I picked up my Giulia Super at the factory in Milan in 1965. Of all the sedans I've ever owned, it remains my favorite. An airline strike in 1966 compelled me to use the Giulia for many illegally fast trips between New York and South Carolina, running at 100 mph on newly opened Interstate highways. We were never stopped because it was evident in those pre-radar days that a block-shaped gray four-door could not be speeding. The Giulia was the perfect stealth car, whatever the subterfuge.

"Alfa Romeo? That's a sports car!" said my insurance agent.

"No, no. It's a four-door sedan."

"Well, does it have four on the floor?" he asked.

"No, absolutely not," I replied.

It was fun, it was safe. It was a winner.




1. The generous radius sweeping up from the hood, which slopes down to the front, reduces pressure build-up at the base of the windshield. The Giulia may look like a telephone booth, but it is very clever and very efficient.

2. Notice how the sides flow into the front with a large radius, again offering minimal disturbance for the air flowing past the body.

3. Most Giulias had these perforated steel wheels with dog-dish hubcaps. They looked so good that few bothered to change them.

4. A body feature all but gone from cars today, these opening quarter windows are very practical and agreeable for assuring adequate ventilation without buffeting.

5. Not much brightwork on the side, just the door handles, window trims, and this simple stainless steel strip.

6. The glass area in the Giulia is enormous, letting the gray and black interiors still feel luminous. Visibility for the driver and passengers was superb.

7. Extending the roof past the backlight reduces drag and provides a slight sunshade for rear passengers.

8. The Giulia was perhaps the first car to use a high, flat rear deck as an aerodynamic element (as well as give an efficient and practical rectilinear luggage compartment).

9. The entire rear façade is simple and rectangular. A rounded rib on the entire perimeter stiffens the structure without adding weight.



10. The generous curve of the windshield fairs into the body side for excellent penetration without excessive turbulence.

11. This panel is held in place by the wiper shafts and lifts off for easy access to the wiper motor and linkages, an obvious link to French practice acquired when Alfa assembled Renaults in its Milan factory.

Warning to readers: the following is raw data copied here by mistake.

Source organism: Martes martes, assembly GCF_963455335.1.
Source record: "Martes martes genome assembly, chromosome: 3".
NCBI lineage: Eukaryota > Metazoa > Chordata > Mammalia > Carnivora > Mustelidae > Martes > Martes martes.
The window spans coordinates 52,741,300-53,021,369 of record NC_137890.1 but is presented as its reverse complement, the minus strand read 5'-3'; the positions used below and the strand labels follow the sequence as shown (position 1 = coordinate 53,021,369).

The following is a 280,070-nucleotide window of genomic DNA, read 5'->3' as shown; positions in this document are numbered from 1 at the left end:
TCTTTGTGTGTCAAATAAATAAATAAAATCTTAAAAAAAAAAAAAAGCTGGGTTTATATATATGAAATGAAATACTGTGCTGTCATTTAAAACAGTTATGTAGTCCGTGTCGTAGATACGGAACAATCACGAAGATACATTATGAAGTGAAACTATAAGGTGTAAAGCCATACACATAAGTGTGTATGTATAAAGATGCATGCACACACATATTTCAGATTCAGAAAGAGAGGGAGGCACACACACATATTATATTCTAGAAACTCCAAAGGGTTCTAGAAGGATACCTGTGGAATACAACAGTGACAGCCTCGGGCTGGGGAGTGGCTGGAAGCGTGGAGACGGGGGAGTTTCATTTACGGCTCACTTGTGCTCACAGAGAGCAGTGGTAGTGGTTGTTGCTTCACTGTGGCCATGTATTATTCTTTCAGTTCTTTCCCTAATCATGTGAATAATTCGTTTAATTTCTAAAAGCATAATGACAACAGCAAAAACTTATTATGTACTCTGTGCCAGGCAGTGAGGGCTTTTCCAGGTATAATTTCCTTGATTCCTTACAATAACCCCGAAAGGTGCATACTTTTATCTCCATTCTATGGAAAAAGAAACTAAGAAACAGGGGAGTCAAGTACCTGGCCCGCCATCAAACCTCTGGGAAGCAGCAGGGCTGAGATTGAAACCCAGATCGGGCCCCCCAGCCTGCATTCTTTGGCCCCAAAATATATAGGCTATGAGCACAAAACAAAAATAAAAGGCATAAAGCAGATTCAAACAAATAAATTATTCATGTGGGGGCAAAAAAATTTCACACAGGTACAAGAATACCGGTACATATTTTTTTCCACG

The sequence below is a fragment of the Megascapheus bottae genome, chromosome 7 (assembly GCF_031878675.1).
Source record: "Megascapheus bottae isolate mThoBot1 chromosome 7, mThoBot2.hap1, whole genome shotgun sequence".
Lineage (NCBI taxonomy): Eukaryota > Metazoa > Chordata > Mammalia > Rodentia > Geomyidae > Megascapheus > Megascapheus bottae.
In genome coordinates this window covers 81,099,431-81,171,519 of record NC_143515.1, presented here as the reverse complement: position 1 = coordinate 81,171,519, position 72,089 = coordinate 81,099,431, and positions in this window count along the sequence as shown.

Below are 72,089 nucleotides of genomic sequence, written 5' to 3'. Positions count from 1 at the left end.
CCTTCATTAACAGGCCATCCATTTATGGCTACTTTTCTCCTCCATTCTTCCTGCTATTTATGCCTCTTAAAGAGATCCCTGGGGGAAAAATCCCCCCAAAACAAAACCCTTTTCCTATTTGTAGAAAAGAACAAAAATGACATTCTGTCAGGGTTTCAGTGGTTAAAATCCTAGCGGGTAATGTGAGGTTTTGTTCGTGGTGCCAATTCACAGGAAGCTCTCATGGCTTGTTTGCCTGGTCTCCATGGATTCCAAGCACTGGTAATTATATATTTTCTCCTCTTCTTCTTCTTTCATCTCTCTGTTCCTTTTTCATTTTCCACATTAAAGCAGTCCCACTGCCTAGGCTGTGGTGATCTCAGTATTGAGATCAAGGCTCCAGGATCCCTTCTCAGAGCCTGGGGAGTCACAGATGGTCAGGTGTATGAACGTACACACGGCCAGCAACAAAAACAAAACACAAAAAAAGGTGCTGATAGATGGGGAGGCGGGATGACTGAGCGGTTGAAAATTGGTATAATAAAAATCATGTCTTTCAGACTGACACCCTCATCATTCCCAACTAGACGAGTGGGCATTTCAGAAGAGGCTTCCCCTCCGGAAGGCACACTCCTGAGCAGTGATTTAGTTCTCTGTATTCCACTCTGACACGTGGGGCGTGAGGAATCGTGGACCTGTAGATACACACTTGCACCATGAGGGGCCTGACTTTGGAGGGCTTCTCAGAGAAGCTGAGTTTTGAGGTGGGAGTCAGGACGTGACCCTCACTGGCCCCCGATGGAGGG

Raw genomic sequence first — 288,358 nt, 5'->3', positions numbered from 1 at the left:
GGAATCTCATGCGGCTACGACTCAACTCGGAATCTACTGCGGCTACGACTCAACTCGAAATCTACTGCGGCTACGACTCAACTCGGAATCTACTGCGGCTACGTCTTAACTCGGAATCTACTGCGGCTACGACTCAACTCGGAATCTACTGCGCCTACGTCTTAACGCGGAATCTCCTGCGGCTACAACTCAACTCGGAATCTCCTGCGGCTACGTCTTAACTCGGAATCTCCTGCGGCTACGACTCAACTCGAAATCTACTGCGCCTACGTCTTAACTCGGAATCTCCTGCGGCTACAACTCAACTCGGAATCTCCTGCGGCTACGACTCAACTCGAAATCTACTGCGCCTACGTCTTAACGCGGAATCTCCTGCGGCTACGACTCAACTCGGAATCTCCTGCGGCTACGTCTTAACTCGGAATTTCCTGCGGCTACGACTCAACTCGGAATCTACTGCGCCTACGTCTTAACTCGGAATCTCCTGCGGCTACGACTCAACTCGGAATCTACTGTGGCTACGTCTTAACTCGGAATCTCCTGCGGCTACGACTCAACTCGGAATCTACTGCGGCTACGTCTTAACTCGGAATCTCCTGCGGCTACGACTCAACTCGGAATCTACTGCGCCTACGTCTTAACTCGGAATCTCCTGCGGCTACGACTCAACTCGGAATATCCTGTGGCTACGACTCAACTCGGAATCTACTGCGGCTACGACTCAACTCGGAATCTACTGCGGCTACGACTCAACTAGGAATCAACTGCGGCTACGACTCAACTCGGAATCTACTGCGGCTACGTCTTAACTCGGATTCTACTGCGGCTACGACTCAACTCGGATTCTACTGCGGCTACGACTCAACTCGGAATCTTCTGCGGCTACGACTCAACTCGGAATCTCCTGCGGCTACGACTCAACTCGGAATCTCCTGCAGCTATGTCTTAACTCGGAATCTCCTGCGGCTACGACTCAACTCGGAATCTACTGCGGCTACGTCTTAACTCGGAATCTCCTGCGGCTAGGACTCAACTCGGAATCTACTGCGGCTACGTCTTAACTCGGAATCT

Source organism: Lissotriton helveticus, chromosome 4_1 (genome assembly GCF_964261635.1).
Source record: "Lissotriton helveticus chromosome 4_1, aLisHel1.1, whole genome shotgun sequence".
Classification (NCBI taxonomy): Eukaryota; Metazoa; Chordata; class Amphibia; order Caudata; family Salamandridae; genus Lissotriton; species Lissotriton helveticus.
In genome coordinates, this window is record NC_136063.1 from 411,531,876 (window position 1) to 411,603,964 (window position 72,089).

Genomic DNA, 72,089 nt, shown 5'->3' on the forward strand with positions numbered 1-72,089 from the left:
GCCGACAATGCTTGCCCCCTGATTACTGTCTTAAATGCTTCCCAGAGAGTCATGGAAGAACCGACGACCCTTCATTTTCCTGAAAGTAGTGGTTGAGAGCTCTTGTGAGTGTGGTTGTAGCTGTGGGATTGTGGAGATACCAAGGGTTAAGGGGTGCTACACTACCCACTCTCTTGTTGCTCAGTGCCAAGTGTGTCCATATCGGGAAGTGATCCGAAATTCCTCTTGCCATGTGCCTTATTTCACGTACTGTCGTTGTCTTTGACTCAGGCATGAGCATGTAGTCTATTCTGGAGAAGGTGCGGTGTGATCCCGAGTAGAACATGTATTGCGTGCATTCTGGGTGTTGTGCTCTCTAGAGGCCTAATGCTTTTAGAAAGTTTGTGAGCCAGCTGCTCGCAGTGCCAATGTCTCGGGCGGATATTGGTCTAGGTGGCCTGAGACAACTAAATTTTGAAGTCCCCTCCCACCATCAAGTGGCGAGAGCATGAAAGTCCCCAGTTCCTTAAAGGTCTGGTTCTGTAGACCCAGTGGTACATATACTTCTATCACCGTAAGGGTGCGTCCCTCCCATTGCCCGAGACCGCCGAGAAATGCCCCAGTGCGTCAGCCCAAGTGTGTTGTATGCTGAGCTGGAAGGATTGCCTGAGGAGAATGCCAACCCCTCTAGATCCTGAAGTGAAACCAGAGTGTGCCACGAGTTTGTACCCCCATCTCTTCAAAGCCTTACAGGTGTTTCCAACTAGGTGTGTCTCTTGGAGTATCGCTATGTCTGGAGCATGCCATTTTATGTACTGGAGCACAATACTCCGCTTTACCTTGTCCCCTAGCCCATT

12. The four headlamps were of standard sizes, making it easy to substitute required sealed-beam units in the U.S. Manyowners changed back to Italian high beams.

13. There's nothing elegant or imaginative to these pure rectangular lamps, very much a product of an engineering department "meet the performance specifications and basta" attitude.

14. The beautiful Alfa grille owes as much to Carrozzeria Touring as to Alfa's own designers. It is used modestly but elegantly here.

15. Ah, the purity of Alfa before Fiat got it in 1986. . . look at the ribs on the wide sump, used as a cooling element as well as a lubricant reservoir.

16. This badge is owner-added, not standard for the well-balanced front end design.

17. Notice how the indented areas on the roof and waistline reduce total frontal area and channel air cleanly down thesides. Seems insignificant, but the results are there.



18. Instrument cluster is highly legible and gives a very sporting feel to the rather plain interior.

19. A black plastic rim is not luxurious, but the wheel is quite beautiful, very much in the Alfa GT tradition, and the plastic is very high quality.

20. Giulia Supers have a floor shift, which is much better than the five-speed column shift used on all Giulia sedans up to 1964. 21. The toggle switch array is a knee-breaker, but it looks cool and is easy to use.

22. Bottom-hinged pedals are a clear indication of age in a car that was conceived almost fifty years ago.

23. The ignition switch to the left of the steering column is strange for most people, but perhaps not to Porsche drivers.


Alfa's Fabulous Flying Four-door Phone Booth.

From the March, 2011 issue of Automobile Magazine

By Robert Cumberford

Photography by Courtesy of Alfa Romeo Automobile, Henry Dekuyper